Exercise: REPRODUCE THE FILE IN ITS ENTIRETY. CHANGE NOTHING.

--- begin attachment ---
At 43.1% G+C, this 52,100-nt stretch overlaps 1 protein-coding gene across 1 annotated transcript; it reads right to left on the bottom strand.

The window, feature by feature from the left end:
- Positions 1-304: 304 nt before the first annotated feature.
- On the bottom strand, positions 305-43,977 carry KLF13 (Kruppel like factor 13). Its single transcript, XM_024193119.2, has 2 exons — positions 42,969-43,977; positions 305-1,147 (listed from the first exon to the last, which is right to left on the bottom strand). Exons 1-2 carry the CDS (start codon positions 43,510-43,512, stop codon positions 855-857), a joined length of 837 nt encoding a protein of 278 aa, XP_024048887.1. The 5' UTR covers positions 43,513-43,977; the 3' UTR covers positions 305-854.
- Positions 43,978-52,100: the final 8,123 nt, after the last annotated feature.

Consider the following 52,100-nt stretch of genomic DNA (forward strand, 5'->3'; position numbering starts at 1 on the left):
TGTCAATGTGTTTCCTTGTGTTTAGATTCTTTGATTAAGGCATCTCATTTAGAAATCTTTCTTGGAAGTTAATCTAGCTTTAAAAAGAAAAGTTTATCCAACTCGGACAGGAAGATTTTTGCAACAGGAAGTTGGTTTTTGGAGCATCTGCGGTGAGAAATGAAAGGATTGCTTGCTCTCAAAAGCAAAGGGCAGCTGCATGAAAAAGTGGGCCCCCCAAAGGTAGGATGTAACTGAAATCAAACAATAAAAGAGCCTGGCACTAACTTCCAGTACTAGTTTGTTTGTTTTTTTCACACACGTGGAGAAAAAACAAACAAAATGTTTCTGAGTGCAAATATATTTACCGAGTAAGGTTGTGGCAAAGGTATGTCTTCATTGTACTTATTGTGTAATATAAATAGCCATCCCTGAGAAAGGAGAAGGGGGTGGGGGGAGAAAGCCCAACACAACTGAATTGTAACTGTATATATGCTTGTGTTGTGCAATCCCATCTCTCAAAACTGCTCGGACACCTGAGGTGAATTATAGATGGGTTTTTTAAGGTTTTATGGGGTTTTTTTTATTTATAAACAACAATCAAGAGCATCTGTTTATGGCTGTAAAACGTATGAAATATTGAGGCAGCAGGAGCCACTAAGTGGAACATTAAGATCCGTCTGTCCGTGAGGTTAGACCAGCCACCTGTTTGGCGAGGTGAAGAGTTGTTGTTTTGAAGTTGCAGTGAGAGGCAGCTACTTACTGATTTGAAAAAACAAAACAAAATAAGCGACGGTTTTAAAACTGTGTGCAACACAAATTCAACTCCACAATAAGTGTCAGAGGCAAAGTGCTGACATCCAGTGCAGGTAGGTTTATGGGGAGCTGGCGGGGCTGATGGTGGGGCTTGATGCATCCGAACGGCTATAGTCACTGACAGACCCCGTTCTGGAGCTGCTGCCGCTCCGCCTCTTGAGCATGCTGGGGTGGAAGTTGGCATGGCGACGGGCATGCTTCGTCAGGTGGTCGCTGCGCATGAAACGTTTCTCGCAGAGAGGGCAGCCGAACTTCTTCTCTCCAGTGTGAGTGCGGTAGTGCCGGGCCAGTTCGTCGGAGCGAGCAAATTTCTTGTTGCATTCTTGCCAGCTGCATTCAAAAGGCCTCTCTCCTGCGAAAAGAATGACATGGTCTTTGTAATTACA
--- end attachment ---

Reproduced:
At 43.1% G+C, this 52,100-nt stretch overlaps 1 protein-coding gene across 1 annotated transcript; it reads right to left on the bottom strand.

The window, feature by feature from the left end:
- Positions 1-304: 304 nt before the first annotated feature.
- On the bottom strand, positions 305-43,977 carry KLF13 (Kruppel like factor 13). Its single transcript, XM_024193119.2, has 2 exons — positions 42,969-43,977; positions 305-1,147 (listed from the first exon to the last, which is right to left on the bottom strand). Exons 1-2 carry the CDS (start codon positions 43,510-43,512, stop codon positions 855-857), a joined length of 837 nt encoding a protein of 278 aa, XP_024048887.1. The 5' UTR covers positions 43,513-43,977; the 3' UTR covers positions 305-854.
- Positions 43,978-52,100: the final 8,123 nt, after the last annotated feature.

Consider the following 52,100-nt stretch of genomic DNA (forward strand, 5'->3'; position numbering starts at 1 on the left):
TGTCAATGTGTTTCCTTGTGTTTAGATTCTTTGATTAAGGCATCTCATTTAGAAATCTTTCTTGGAAGTTAATCTAGCTTTAAAAAGAAAAGTTTATCCAACTCGGACAGGAAGATTTTTGCAACAGGAAGTTGGTTTTTGGAGCATCTGCGGTGAGAAATGAAAGGATTGCTTGCTCTCAAAAGCAAAGGGCAGCTGCATGAAAAAGTGGGCCCCCCAAAGGTAGGATGTAACTGAAATCAAACAATAAAAGAGCCTGGCACTAACTTCCAGTACTAGTTTGTTTGTTTTTTTCACACACGTGGAGAAAAAACAAACAAAATGTTTCTGAGTGCAAATATATTTACCGAGTAAGGTTGTGGCAAAGGTATGTCTTCATTGTACTTATTGTGTAATATAAATAGCCATCCCTGAGAAAGGAGAAGGGGGTGGGGGGAGAAAGCCCAACACAACTGAATTGTAACTGTATATATGCTTGTGTTGTGCAATCCCATCTCTCAAAACTGCTCGGACACCTGAGGTGAATTATAGATGGGTTTTTTAAGGTTTTATGGGGTTTTTTTTATTTATAAACAACAATCAAGAGCATCTGTTTATGGCTGTAAAACGTATGAAATATTGAGGCAGCAGGAGCCACTAAGTGGAACATTAAGATCCGTCTGTCCGTGAGGTTAGACCAGCCACCTGTTTGGCGAGGTGAAGAGTTGTTGTTTTGAAGTTGCAGTGAGAGGCAGCTACTTACTGATTTGAAAAAACAAAACAAAATAAGCGACGGTTTTAAAACTGTGTGCAACACAAATTCAACTCCACAATAAGTGTCAGAGGCAAAGTGCTGACATCCAGTGCAGGTAGGTTTATGGGGAGCTGGCGGGGCTGATGGTGGGGCTTGATGCATCCGAACGGCTATAGTCACTGACAGACCCCGTTCTGGAGCTGCTGCCGCTCCGCCTCTTGAGCATGCTGGGGTGGAAGTTGGCATGGCGACGGGCATGCTTCGTCAGGTGGTCGCTGCGCATGAAACGTTTCTCGCAGAGAGGGCAGCCGAACTTCTTCTCTCCAGTGTGAGTGCGGTAGTGCCGGGCCAGTTCGTCGGAGCGAGCAAATTTCTTGTTGCATTCTTGCCAGCTGCATTCAAAAGGCCTCTCTCCTGCGAAAAGAATGACATGGTCTTTGTAATTACA